How to Fish for Salmon in Deadman’s Basin

How to Fish for Salmon in Deadman’s Basin

originally posted December 2013

One of the great fishing areas near Billings is just over an hour north of here.  This man-made reservoir is the home to many different kinds of fish, but some of the most fun to catch are the Kokanee salmon that make the lake their home.  Getting the right setup is the tricky part to catching the salmon, so before you go, let me tell you how it is done.

Ice Shelter

If you do not have an ice shelter, you will definitely need one.  The purpose of it is two-fold.  First of all, a shelter will help keep you out of the elements and let you stay warm in the dead of winter.  This is essential especially when the wind is whipping across the lake and freezing your face off.  You can get inside your ice hut, out of the wind and next to a portable propane heater (when I was up there today it was about 10 degrees outside but we were fishing in t-shirts).  Your shelter does not need to be fancy, and even an old tent with the floor cut out will work.  Keeping you warm is one thing, but the real reason you will want a shelter is to help darken the area above your ice hole.  You will want to be able to see down into the water so that you can see when the salmon are close to your hook.

Seeing the fish

Because you will need to see the fish, you want to be fishing in about 3 to 6 feet of water.  At this depth you can clearly see the bottom of the lake, and the light will permeate all the way down there.  You may be wondering why you want to see the fish, and the answer is simple: you don’t catch salmon the traditional way; you snag them.  You see, salmon tend to be rather finicky eaters.  You can drop a hook down with a piece of worm, a maggot, or a bite of shrimp on there.  The salmon may take it, but more often than not they will just bump into it.  By using a snag hook, like the one pictured below, you can jerk the line up and snag the salmon when they come to check out what is going on.  Don’t worry it is completely legal, and it is actually the preferred way to catch these fish.  Kokanee in Deadman’s aren’t the great big salmon people catch off the coast, they average about 14 inches long and are around one pound.  But the daily limit in Deadman’s is 35 (70 in possession), so you can go crazy pulling them out of the water.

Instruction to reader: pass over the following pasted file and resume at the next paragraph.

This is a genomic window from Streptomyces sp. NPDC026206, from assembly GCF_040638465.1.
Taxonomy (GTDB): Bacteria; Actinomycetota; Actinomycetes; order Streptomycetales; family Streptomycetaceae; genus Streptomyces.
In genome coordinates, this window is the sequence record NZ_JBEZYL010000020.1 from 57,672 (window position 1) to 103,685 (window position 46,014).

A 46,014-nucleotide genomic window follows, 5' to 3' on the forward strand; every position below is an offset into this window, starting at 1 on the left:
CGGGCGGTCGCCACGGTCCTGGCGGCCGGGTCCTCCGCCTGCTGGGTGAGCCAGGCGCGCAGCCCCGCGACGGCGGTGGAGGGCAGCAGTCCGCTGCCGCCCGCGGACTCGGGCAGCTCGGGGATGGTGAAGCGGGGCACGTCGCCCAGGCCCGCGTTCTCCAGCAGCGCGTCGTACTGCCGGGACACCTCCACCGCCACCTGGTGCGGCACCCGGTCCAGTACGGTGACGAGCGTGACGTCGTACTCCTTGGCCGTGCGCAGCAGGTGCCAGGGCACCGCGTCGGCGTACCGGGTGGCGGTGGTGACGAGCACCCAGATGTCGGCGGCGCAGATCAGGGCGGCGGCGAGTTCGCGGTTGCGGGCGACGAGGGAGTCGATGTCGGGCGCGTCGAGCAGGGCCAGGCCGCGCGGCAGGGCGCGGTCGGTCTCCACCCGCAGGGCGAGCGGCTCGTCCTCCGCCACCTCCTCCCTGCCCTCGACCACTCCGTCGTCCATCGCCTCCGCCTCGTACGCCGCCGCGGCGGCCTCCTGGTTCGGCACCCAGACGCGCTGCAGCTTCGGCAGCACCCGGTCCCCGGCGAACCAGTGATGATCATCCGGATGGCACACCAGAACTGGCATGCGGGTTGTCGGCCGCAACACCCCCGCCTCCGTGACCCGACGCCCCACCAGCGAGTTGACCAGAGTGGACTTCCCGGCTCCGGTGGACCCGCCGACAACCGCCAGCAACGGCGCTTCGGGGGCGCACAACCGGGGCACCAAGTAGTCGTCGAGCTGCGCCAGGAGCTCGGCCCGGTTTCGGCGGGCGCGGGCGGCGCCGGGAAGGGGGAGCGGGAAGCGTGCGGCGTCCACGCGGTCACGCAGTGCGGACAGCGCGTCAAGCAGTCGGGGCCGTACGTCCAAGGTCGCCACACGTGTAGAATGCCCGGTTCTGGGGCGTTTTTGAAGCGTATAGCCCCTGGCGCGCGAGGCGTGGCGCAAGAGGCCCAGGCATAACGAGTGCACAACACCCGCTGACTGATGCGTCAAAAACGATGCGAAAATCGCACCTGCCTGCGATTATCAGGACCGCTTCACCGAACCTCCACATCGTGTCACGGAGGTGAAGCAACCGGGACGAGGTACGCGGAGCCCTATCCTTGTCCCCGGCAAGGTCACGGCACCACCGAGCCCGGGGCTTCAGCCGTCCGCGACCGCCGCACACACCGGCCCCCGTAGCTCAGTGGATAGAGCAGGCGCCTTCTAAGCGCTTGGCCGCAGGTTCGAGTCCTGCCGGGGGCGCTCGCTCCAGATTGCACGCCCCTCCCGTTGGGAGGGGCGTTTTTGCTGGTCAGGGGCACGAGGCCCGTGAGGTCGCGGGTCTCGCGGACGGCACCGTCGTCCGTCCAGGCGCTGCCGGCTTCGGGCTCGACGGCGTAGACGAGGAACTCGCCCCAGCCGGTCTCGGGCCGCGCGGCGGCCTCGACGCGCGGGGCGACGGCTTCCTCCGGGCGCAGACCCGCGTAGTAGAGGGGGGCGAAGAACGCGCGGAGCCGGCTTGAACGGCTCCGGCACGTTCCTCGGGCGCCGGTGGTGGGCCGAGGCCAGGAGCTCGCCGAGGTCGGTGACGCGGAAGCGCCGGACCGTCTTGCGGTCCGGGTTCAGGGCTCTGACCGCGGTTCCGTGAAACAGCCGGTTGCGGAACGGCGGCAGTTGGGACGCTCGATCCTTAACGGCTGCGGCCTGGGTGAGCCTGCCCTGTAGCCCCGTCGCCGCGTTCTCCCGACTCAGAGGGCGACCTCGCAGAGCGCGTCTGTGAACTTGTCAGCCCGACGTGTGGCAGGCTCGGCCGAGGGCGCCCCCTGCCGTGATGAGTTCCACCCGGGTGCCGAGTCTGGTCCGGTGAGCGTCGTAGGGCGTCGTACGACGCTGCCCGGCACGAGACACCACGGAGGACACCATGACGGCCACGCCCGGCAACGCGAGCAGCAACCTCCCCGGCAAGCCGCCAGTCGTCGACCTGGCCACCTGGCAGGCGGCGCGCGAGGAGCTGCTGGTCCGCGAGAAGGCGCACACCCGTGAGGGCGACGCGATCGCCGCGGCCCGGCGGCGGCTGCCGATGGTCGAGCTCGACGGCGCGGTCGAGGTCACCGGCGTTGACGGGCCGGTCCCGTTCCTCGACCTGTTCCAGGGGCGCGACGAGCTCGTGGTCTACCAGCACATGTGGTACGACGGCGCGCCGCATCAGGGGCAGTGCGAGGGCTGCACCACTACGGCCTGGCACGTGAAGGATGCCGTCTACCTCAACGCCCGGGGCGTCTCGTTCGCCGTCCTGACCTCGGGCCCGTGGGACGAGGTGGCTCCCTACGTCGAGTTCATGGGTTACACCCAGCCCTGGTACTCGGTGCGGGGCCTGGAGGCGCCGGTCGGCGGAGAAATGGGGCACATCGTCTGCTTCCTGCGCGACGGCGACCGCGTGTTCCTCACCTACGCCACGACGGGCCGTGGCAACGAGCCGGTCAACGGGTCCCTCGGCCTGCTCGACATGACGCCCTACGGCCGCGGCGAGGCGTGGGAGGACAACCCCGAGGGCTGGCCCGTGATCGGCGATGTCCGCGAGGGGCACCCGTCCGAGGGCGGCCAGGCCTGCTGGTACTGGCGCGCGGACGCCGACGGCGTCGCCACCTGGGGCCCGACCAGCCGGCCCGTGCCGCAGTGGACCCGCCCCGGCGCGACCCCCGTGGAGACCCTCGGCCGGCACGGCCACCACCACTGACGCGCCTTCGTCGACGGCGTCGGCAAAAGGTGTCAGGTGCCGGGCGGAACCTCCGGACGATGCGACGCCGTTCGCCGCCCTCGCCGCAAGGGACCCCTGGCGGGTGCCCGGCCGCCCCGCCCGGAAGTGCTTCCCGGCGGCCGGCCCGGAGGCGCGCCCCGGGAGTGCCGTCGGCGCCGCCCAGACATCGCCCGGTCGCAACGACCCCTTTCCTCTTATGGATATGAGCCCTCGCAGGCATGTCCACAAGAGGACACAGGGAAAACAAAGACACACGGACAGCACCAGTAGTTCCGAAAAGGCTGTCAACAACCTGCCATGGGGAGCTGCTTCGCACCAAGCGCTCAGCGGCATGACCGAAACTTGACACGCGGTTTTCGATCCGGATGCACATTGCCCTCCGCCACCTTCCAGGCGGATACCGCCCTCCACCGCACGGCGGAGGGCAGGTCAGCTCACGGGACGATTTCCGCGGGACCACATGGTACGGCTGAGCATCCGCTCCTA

Time to fish

The fish will be coming through nearly all day long, but the best time to catch them is in the morning.  It seems that they are the most active for the first few hours after sunup, and then they will slow down a bit.  This doesn’t mean you can’t stick around all day, but if you want to catch a few first thing in the morning, and then head back to town, nobody will blame you.  Keep in mind that the time of year matters too.  And it is getting toward the end of the best time to fish for salmon.  These fish spawn as the waters get cold, and when the lake first freezes over is actually the best time to get out there and see what you can pull up.  Through December and into the first part of January the fish will be active, however, they will start to slow down as winter wears on.  So if you want to catch some salmon, you have a couple more weeks of good fishing.

I had to learn to fish for salmon by trial and error.  In fact, the first time I tried at Deadman’s Basin all we caught was a single sucker fish.  The rest of the time we just froze our extremities off.  If you want to snag a few of these fish that taste great, just follow the key points that I have outlined for you.  It’s pretty easy to do, and when you get into a school of them it is really exciting.  Just make sure that you have prepared for winter and have plenty of warm clothes; follow all the legal rules around fishing, and leave a comment if you do make it out there and have good luck.

by Scott Sery
Scott is a writer, outdoor enthusiast, beer snob, and woodworker. When he is not out exploring all of the wonders around Billings, he loves to sit down for a frosty brew at one of the many great breweries we have available to us. You can read about most of his adventures, and many of the fine brews he has sipped right here. Find out more about Scott at